Well, now, the bully is facing a 100lb gorrilla. I'd like to see how this pans out. No prize for guessing where my sympathies lie.

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Thursday, November 23, 2006

Money clobbers privacy

Some people have the gall to ask, "Is selling personal data legal". Well, of course it is. It's been going on for as long as God invented the binary thingy - the computer. Have you heard of any bank being sued in Singapore before over this issue? Have you heard of the local telcos being sued for the same thing? Have you heard of Shopping Centres, Department stores and Hypermarkets being sued also?

No? That's strange because these organisations collect information from people ALL the time. When was the last time you handed over your particulars to participate in a lucky draw (which nobody ever wins)? Just yesterday or a week ago?

The problem with the way people treat privacy in Singapore is horrendous. Just because someone gave you their particulars such as NRIC number, address, telephone number, etc., does not mean that you are free to share or sell that information with other people or parties. If there is no explicit statement to the contrary, then there is an implicit trust that that information will only be used by the organisation collecting the information and no one else. But that's not what many commercial firms think. They believe that whatever information that is collected belongs to them to do whatever they want with with it, to damn with those people who surrendered those information.

Take for example, a listed local telco. We give our particulars to that telco so that we can get listed on its phone directory. They even give away an electronic image of the phone book. This is all well and good. But I know that this information ends up in OTHER commercial firms' products, without the telco asking your permission to release that information. Now, that's unethical. Imagine my shock when I saw my details on this OTHER company's products the other day. I've never had any dealings with this company and don't use their products because I have no need to. Well, that data could have been sold by those banks or department stores too, though that is not likely because the information covers virtually the entire island's residents. Now, ask yourself which organisation has that extensive information on its customers in Singapore (and we are not talking about the government)?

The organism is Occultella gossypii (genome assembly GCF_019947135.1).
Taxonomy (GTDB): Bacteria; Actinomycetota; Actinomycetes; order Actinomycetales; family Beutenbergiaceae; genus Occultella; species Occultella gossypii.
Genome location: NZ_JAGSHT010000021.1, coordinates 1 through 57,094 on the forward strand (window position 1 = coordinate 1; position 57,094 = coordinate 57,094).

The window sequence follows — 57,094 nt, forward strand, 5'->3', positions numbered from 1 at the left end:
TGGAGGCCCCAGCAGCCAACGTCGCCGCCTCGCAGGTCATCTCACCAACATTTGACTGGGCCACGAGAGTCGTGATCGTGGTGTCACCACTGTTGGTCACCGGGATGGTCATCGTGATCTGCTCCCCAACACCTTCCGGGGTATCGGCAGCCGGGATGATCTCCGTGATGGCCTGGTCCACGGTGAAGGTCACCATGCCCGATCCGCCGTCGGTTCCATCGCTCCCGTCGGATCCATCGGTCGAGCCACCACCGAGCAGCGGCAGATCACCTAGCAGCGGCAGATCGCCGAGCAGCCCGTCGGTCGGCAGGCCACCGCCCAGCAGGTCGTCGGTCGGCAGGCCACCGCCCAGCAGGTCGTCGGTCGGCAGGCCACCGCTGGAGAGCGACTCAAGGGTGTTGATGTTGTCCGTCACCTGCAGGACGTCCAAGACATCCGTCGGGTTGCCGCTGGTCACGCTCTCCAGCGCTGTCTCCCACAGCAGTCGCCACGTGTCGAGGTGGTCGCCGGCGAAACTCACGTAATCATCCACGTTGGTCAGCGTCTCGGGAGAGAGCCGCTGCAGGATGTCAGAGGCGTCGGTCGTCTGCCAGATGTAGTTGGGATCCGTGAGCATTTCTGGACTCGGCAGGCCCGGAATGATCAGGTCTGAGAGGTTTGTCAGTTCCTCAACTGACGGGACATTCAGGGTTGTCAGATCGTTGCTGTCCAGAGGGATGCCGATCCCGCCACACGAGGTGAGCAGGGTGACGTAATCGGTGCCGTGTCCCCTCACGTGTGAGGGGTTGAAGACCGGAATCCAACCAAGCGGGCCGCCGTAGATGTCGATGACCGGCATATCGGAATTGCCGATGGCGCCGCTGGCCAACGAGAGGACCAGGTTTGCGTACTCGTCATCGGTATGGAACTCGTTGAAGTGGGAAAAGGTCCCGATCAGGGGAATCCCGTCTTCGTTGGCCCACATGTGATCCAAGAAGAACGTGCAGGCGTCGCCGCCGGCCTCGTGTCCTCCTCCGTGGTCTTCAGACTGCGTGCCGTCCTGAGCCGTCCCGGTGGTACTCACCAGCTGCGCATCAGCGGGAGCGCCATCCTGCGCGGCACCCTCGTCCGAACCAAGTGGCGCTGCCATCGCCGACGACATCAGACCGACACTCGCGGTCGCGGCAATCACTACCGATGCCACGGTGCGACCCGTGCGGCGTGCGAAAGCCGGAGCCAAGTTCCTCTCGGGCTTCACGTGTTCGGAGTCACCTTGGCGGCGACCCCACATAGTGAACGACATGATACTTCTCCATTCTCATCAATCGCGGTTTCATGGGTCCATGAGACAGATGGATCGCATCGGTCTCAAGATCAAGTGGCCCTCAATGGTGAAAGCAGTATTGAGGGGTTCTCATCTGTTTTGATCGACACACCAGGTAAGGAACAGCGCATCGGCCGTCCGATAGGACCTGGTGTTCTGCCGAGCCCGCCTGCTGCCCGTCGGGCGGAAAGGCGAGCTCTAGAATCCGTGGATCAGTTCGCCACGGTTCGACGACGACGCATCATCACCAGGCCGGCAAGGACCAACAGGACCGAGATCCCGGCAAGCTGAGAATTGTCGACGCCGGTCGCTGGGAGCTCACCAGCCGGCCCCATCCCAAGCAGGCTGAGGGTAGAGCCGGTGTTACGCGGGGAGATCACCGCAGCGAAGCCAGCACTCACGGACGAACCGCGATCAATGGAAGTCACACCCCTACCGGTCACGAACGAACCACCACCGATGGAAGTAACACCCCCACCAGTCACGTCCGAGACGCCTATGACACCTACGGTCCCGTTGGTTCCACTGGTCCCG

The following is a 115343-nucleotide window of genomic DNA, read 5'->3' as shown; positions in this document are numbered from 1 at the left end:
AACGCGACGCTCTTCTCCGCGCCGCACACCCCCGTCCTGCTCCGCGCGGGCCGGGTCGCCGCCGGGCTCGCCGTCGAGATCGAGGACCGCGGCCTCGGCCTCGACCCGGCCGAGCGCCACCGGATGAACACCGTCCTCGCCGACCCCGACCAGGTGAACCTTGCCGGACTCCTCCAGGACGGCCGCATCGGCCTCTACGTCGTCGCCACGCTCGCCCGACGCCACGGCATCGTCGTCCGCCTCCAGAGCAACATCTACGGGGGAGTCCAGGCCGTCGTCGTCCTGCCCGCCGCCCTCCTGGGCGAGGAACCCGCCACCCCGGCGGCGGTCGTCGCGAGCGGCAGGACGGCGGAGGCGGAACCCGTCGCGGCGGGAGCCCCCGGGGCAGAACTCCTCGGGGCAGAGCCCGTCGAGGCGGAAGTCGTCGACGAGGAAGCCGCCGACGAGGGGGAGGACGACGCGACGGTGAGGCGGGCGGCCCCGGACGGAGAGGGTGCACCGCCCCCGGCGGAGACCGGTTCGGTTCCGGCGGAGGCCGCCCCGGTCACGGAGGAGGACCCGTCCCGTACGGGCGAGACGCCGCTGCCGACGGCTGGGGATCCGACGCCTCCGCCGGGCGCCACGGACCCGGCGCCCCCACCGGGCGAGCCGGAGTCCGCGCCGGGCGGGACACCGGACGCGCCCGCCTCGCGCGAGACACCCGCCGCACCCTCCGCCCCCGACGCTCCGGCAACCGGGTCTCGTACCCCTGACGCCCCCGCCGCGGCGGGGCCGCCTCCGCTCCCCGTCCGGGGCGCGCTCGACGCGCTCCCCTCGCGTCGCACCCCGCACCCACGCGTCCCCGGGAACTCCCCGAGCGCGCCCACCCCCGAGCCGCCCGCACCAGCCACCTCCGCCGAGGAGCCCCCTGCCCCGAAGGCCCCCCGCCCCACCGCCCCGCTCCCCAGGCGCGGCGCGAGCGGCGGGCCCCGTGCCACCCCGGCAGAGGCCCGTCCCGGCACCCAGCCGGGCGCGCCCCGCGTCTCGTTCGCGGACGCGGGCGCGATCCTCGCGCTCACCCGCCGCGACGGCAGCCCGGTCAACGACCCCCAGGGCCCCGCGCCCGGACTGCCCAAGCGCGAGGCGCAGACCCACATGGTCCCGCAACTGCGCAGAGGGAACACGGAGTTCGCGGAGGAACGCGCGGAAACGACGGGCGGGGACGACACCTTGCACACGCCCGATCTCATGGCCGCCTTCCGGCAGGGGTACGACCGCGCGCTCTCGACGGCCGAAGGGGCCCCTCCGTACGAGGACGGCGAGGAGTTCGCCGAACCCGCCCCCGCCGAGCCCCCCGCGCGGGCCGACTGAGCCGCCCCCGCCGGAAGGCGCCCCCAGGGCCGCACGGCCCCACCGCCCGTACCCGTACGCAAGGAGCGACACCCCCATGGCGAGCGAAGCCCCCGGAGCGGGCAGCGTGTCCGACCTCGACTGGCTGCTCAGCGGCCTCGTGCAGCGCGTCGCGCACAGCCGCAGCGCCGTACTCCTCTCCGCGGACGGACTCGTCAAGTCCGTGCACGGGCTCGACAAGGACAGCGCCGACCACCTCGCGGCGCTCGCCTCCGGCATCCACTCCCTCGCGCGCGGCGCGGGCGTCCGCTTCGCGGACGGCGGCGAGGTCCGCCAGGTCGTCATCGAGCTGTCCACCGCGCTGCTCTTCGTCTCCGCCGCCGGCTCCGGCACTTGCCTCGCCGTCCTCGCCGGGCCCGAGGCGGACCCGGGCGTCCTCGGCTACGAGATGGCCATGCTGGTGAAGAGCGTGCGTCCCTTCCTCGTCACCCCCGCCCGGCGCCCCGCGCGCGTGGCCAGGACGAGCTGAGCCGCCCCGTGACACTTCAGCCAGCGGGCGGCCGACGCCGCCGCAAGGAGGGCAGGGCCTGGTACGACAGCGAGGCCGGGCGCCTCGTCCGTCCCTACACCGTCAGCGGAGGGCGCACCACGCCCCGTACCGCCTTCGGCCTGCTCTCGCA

So, if the big boys do not respect the privacy of its customers' information, what do you think the small flies will do? Uphold ethics and be laughed out of business?

There should be a way in which people can come together to sue the offending organsations. Right now, there isn't.

After all, money speaks.

p.s. Interestingly, I signed up for a Carrefour Lucky Charm card the other day, giving them a lot of info about myself. But I am gratified to read in their terms and conditions of usage, under Data Protection Policy that my personal data "will be kept confidential by Carrefour Singapore Pte Ltd and not released to parties outside the Carrefour Group". That's doing the right thing, unlike some telco company.

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Sunday, November 19, 2006

Pity the worker ants

I used to work in the old Pidemco Centre, just beside OCBC Building. It has since been demolished. Every day, I would get off the train at Raffles Place MRT and walk the rest of the way. That must be 5 years ago.

Last Friday, I had some business in Shenton Way in the morning, so I made my way to Raffles Place MRT again before I disembarked for my destination. I was shocked. So many people were just pushing past me as I walked out of the MRT station. What was the hurry, the seeming eagerness to get to that desk in the office? They've got all day in the office ahead of them, up to 7 or 8pm for many. There's enough time yet to take a more leisurely walk to the office, surely?